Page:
Writer’s Tears—because it’s still St. Patrick’s Day, dammit

My fellow inebriates,

First we got sick.

Then they closed the borders.

Then they shut down the bars.

Now they’ve closed the schools…indefinitely.

In adjusting to this new normal, I almost forgot it’s St. Patrick’s Day. Thankfully, I have some liquor to cry my bear tears into.

C2017 Writer's TearsWriter’s Tears Copper Pot Still ($63 at my local booze store) is a blend of single malt and single pot still Irish whiskies that’s aged in American bourbon barrels, resulting in a mild, smooth flavour. It’s golden in the glass and slightly leggy.

On the nose Writer’s Tears is subtle but well layered with apples, vanilla and hints of citrus. It has an undeniable freshness to it that’s at odds with the image of a miserable writer confined to an attic. Perhaps the tearful writer in question is a young bear whose paws are too effing useless to punch the keys without his parents’ help.

On the palate Writer’s Tears is rewarding—you get all those lovely orchard notes along with sweet honey and a more muted array of delicately layered spice and floral contributions. The mouthfeel is smooth and coating without being cloying.

If you’re stuck in your attic or basement or even your kitchen, desperately trying to write a novel or come up with a witty tweet, you should break out the Writer’s Tears. And if you don’t have any, you should run to the liquor store and purchase some, because—OMG, my fellow inebriates—what if they shut that down?

The 4 ryes I’m enjoying in my bear time

My fellow inebriates,

The rye aisle at my local booze shop is a wonderland, but I’ve been neglecting it.

don draperIf I had to blame someone, it might be Don Draper, with his relentless consumption of Canadian Club. Understandably, I thought Canadian Club must be reasonably top-shelf, and I drank it accordingly.

Turns out Canadian Club is fine for 10:00 am at work, but in our spare time (our bear time), we can do better. Back in December, Santa thought so too, and put this wonderful Northern Border Collection rye sampler set under the tree for yours truly.

rye mixer

I’d be lying if I said these little bottles were still around, MFI, by my memories of them linger. Over the next four blog posts, I’ll talk about each one of them while urging you to sip them at work. Stay tuned!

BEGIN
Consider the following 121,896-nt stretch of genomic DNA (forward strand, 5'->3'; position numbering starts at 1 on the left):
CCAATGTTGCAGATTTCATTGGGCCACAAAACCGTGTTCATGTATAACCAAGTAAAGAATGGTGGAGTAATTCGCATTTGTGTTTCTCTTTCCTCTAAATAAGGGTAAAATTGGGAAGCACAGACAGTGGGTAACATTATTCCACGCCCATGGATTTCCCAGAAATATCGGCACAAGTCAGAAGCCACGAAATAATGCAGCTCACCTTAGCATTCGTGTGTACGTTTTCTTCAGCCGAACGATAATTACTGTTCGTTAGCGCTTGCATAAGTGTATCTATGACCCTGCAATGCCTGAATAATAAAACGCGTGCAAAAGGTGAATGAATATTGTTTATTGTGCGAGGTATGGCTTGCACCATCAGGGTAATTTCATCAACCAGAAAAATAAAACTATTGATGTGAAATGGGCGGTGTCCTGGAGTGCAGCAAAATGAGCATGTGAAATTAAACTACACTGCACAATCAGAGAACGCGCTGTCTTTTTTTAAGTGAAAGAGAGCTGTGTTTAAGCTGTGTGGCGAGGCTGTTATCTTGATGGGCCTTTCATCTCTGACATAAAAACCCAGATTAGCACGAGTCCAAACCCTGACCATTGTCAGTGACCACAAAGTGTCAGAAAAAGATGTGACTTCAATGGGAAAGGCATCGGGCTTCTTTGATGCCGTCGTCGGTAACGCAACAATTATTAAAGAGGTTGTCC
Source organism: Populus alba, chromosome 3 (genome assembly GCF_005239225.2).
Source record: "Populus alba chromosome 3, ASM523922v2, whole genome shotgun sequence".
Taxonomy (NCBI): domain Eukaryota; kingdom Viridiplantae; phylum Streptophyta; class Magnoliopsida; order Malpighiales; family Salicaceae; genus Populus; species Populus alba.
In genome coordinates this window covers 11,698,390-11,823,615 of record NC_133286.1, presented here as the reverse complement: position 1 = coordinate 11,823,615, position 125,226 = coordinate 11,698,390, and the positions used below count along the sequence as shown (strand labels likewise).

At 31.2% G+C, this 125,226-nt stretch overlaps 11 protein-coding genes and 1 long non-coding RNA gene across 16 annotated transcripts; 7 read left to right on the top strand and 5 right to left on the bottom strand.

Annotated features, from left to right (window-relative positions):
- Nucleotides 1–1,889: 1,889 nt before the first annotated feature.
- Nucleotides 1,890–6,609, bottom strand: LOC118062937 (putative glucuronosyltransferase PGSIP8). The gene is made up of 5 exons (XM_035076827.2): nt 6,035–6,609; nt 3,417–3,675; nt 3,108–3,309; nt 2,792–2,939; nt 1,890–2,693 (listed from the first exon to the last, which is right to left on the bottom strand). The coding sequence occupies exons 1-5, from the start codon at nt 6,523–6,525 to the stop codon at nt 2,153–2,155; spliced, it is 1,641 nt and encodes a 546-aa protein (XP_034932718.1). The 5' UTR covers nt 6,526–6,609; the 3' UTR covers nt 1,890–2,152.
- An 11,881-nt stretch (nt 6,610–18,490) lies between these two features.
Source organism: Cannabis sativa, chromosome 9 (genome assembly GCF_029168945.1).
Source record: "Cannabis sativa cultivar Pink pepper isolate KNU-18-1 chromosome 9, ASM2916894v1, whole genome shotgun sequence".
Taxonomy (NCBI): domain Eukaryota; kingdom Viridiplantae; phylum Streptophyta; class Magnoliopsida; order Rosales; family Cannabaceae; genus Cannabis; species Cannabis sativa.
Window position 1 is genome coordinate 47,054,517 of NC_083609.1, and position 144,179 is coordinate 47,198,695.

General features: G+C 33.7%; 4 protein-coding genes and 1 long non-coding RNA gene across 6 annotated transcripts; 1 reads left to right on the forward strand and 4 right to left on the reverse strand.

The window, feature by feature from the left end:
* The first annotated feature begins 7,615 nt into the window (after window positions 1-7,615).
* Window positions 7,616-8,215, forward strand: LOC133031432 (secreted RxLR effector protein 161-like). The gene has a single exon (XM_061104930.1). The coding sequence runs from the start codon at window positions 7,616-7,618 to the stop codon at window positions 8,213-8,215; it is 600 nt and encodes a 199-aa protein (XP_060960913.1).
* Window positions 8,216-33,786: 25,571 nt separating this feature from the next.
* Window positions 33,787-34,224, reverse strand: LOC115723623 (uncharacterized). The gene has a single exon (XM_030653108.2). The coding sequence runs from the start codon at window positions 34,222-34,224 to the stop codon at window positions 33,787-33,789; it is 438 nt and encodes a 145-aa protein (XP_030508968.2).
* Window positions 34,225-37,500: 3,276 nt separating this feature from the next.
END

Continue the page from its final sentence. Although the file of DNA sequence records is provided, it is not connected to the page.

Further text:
PS       What do YOU drink at work? Drop me a line in the comments.

Eau de Musc—leave it to beaver

My fellow inebriates,

If you think you’re seeing a lot of “aspirational” reviews from yours truly these days, you’re not wrong. My parents aren’t visiting our local booze shop as often as I’d like, so instead of drinking, I spend my time drooling over hooch on the Internet.

Except today.

You see, I came across HOUSE OF TAMWORTH EAU DE MUSC whiskey from Tamworth Distilling.

Eau de Musc Tamworth Distilling

Tamworth Distilling

Yeah, yeah, it looks lovely. But guess where the key tasting note comes from?

Guess…

Okay, I’ll tell you. It comes from a beaver’s ass crack.

It seems beavers secrete a substance called castoreum from a sac near the base of the tail. The flavourant supposedly tastes a bit like vanilla and berries, and its use dates back to old times. (How anybody got the idea in the first place … you really gotta wonder.)

As you might guess, this isn’t a voluntary donation on the part of the beavers. Somebody traps ’em, eats ’em, and sends the anal secretions to Tamworth Distilling to put in EAU DE MUSC.

beaver-1448390_960_720

Yeah buddy, I’d be scared as shit too.

Beavers remind me a bit of gerbils (which terrify me, but are part of our family). So I can’t get behind EAU DE MUSC even if butt-cavity-flavoured whiskey tastes like ambrosia from the gods. And luckily for all of us at LBHQ, it’s not on the table anyway. You have to go to New Hampshire (live free or die) to get this stuff.

Still, I’m curious. So if you’ve tried this whiskey, or even if you’ve just sniffed a beaver’s bunghole, drop me a line in the comments and I’ll add it to my compendium of hypothetical (if not aspirational) tasting notes.